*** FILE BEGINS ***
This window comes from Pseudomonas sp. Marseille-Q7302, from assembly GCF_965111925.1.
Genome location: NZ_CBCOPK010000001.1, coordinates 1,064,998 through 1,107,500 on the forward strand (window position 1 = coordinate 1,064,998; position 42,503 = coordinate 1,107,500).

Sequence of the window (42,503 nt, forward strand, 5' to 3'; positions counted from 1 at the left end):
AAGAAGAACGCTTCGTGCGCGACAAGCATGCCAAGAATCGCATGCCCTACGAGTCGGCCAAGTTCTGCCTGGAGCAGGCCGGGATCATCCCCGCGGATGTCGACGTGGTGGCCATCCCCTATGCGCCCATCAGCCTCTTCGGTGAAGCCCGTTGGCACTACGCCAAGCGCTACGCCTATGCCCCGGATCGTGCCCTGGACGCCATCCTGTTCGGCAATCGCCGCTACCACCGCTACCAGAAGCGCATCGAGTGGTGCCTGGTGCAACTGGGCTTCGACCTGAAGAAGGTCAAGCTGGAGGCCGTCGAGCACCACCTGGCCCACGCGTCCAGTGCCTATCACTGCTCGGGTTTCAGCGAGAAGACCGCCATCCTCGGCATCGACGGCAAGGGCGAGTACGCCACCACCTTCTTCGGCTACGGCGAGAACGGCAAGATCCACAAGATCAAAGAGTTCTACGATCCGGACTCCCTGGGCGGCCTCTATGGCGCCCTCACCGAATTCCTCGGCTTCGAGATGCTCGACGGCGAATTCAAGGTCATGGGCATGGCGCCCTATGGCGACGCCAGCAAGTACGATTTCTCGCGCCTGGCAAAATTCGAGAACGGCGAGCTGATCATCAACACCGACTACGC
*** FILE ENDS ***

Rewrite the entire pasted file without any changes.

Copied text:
This window comes from Pseudomonas sp. Marseille-Q7302, from assembly GCF_965111925.1.
Genome location: NZ_CBCOPK010000001.1, coordinates 1,064,998 through 1,107,500 on the forward strand (window position 1 = coordinate 1,064,998; position 42,503 = coordinate 1,107,500).

Sequence of the window (42,503 nt, forward strand, 5' to 3'; positions counted from 1 at the left end):
AAGAAGAACGCTTCGTGCGCGACAAGCATGCCAAGAATCGCATGCCCTACGAGTCGGCCAAGTTCTGCCTGGAGCAGGCCGGGATCATCCCCGCGGATGTCGACGTGGTGGCCATCCCCTATGCGCCCATCAGCCTCTTCGGTGAAGCCCGTTGGCACTACGCCAAGCGCTACGCCTATGCCCCGGATCGTGCCCTGGACGCCATCCTGTTCGGCAATCGCCGCTACCACCGCTACCAGAAGCGCATCGAGTGGTGCCTGGTGCAACTGGGCTTCGACCTGAAGAAGGTCAAGCTGGAGGCCGTCGAGCACCACCTGGCCCACGCGTCCAGTGCCTATCACTGCTCGGGTTTCAGCGAGAAGACCGCCATCCTCGGCATCGACGGCAAGGGCGAGTACGCCACCACCTTCTTCGGCTACGGCGAGAACGGCAAGATCCACAAGATCAAAGAGTTCTACGATCCGGACTCCCTGGGCGGCCTCTATGGCGCCCTCACCGAATTCCTCGGCTTCGAGATGCTCGACGGCGAATTCAAGGTCATGGGCATGGCGCCCTATGGCGACGCCAGCAAGTACGATTTCTCGCGCCTGGCAAAATTCGAGAACGGCGAGCTGATCATCAACACCGACTACGC